258 Part II: HTML, XHTML, CSS, and Accessibility

258 Part II: HTML, XHTML, CSS, and Accessibility Secret #176: Add fieldset and legend to Forms The fieldset element combines your form controls into logical groups. The legend element defines the group. Separating form sections in this way helps increase the comprehension of the form. Listing 10-7 shows how fieldset and legend are used. Listing 10-7: Combining form controls into logical groups < !DOCTYPE html PUBLIC "-//W3C//DTD XHTML 1.0 Transitional//EN" "http://www.w3.org/TR/xhtml1/DTD/xhtml1-transitional.dtd">

Information About Your Kitten

Name of kitten: Age of kitten: Breed of kitten:

Information About You

Your Last Name: Your First Name:

Figure 10-7 shows the visual results with the cues that help enhance understanding of the form sections.

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Chapter 10: Adding Accessibility Features 257

Chapter 10: Adding Accessibility Features 257

Figure 10-6 shows how any optgroup within a menu is neatly and clearly organized. Figure 10-6: Using optgroup in menu selections helps organize those sections into logical groupings. tip Keep your label attribute values clear and simple to avoid any confusion.

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256 Part II: HTML, XHTML, CSS, and Accessibility

256 Part II: HTML, XHTML, CSS, and Accessibility When using tabindex in form controls, the process is the same: simply add the tabindex attribute and value in the series you prefer, such as the following: Yes, send me information about feeding techniques. Yes, send me information about training techniques. Yes, send me information about exercise techniques. Anyone tabbing through the preceding markup will tab to the last item first, the top item second, and the middle item last. Secret #175: Group Form Selections with select and optgroup The optgroup element helps you group form selections into logical chunks. This assists with the clarity of a document, which is generally helpful as well as especially important when authoring documents for the learning disabled or those with other cognitive problems. In this example, I ve broken down the breeds of cat by location. The element relies on the label attribute (note that this is significantly different from the label element) to define the group name. The resulting menu provides greater clarity for the site visitor (refer to Listing 10-6). Listing 10-6: Grouping form selections < !DOCTYPE html PUBLIC "-//W3C//DTD XHTML 1.0 Transitional//EN" "http://www.w3.org/TR/xhtml1/DTD/xhtml1-transitional.dtd">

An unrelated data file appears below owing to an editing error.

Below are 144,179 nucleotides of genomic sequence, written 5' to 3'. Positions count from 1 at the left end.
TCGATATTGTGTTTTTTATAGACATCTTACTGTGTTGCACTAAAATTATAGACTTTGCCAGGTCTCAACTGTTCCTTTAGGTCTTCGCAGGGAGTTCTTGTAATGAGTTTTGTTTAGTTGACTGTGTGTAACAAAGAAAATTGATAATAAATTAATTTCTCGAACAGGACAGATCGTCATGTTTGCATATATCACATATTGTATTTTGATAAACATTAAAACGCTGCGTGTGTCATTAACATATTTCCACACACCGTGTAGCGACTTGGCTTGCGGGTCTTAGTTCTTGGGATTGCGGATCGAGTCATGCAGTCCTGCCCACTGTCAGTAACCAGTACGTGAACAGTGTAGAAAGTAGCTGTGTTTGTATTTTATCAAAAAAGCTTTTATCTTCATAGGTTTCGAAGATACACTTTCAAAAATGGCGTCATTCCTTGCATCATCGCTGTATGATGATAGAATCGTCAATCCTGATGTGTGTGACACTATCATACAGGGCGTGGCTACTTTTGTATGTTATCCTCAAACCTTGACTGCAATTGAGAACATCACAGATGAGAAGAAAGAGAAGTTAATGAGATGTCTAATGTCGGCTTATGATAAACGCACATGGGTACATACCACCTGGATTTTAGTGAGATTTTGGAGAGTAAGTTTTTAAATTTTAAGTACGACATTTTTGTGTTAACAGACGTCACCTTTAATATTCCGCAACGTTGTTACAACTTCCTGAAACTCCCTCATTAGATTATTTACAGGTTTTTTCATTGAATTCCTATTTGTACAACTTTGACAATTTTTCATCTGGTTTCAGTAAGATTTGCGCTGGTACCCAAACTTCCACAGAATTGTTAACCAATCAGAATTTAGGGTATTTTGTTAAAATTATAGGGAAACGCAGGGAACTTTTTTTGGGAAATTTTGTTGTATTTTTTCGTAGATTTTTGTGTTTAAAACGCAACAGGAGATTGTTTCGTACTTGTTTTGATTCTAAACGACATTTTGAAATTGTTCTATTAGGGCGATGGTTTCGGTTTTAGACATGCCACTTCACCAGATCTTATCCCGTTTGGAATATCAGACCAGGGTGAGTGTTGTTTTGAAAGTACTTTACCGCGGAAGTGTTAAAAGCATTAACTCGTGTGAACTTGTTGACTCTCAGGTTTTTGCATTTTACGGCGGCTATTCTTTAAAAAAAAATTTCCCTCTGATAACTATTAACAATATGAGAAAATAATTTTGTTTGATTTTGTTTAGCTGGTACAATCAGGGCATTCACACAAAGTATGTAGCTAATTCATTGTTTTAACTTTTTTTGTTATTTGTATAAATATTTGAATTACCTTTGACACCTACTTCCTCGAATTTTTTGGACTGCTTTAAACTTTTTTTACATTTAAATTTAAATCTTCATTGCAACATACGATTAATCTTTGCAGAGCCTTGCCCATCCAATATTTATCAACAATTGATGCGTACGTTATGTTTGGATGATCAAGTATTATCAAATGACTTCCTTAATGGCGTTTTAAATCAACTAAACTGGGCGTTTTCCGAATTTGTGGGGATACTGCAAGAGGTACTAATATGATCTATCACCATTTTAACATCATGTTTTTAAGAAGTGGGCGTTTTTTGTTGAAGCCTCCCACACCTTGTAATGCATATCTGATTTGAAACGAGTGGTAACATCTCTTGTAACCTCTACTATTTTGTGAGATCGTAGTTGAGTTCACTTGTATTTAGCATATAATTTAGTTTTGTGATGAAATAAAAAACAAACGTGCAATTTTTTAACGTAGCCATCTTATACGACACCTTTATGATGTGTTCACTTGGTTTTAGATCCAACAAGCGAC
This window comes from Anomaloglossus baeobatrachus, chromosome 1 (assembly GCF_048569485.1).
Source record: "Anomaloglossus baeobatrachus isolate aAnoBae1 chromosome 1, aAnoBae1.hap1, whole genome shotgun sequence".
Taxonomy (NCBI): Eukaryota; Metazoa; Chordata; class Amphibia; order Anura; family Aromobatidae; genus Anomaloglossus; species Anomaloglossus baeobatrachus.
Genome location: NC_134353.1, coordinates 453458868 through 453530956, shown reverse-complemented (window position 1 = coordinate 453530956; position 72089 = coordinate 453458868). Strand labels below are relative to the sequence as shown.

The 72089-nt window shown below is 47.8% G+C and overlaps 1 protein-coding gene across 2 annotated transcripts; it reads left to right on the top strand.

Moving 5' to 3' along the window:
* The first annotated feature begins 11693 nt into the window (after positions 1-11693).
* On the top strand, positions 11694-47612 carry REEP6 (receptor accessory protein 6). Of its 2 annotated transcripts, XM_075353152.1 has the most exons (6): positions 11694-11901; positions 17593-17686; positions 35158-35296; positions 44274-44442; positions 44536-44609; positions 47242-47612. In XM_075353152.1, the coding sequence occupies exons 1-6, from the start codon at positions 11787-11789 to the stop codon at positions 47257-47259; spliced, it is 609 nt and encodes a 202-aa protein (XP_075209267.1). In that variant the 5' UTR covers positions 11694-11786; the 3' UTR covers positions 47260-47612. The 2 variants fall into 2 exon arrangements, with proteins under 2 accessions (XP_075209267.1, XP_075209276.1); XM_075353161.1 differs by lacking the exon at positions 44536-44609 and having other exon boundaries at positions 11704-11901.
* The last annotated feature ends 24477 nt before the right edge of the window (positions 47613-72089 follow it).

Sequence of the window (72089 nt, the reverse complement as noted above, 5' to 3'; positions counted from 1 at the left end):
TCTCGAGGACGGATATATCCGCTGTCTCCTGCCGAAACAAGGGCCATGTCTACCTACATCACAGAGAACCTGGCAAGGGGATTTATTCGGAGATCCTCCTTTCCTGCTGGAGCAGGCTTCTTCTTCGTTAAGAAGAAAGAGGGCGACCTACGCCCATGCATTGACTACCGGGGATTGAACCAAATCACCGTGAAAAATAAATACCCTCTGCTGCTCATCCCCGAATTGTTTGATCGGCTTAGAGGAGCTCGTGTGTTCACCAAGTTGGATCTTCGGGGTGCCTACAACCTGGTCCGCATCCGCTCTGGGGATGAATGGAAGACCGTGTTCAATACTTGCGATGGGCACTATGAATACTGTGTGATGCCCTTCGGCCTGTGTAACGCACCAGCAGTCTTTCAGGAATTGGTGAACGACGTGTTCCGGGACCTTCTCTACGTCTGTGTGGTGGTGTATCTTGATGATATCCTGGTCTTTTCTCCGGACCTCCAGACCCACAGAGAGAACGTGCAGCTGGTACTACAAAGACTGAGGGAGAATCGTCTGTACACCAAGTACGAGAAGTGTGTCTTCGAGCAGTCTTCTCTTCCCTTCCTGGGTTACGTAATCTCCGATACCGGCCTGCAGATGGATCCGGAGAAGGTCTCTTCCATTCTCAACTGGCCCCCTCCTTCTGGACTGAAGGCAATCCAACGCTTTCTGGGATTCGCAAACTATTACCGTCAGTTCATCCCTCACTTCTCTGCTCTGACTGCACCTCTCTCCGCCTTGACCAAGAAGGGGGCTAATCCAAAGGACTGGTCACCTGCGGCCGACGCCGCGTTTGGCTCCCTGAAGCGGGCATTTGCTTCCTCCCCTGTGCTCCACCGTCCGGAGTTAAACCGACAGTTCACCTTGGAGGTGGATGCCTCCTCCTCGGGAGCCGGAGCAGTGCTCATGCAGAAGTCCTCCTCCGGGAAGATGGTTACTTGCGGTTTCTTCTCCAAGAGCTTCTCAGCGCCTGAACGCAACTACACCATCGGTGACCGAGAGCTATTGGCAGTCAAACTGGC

Which cat breeds have you considered?

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Chapter 10: Adding Accessibility Features 255 Secret #174: Index Link and Form Controls Using tabindex The tabindex attribute allows you to add a specific order to links and form controls. Many people who use assistive devices tab to links and form controls rather than using a mouse, as fewer movements are necessary. If you have a logically ordered document in terms of each link and form element following the next in a natural sequence, you won t have to use tabindex. However, should you wish to allow a site visitor fast access to links or form controls outside of a sequential flow, such as making navigation items on the page last in the list even though they might appear first, tabindex is the solution. The tabindex attribute can be used along with the following elements: a area button input object select textarea You then will assign a numeric sequence to each item on your page, and when the user presses the tab key, the tab will go to the next item in your sequence. Listing 10-5 shows a document using tabindex. Listing 10-5: Indexing tabs using tabindex within a series of links < !DOCTYPE html PUBLIC "-//W3C//DTD XHTML 1.0 Transitional//EN" "http://www.w3.org/TR/xhtml1/DTD/xhtml1-transitional.dtd">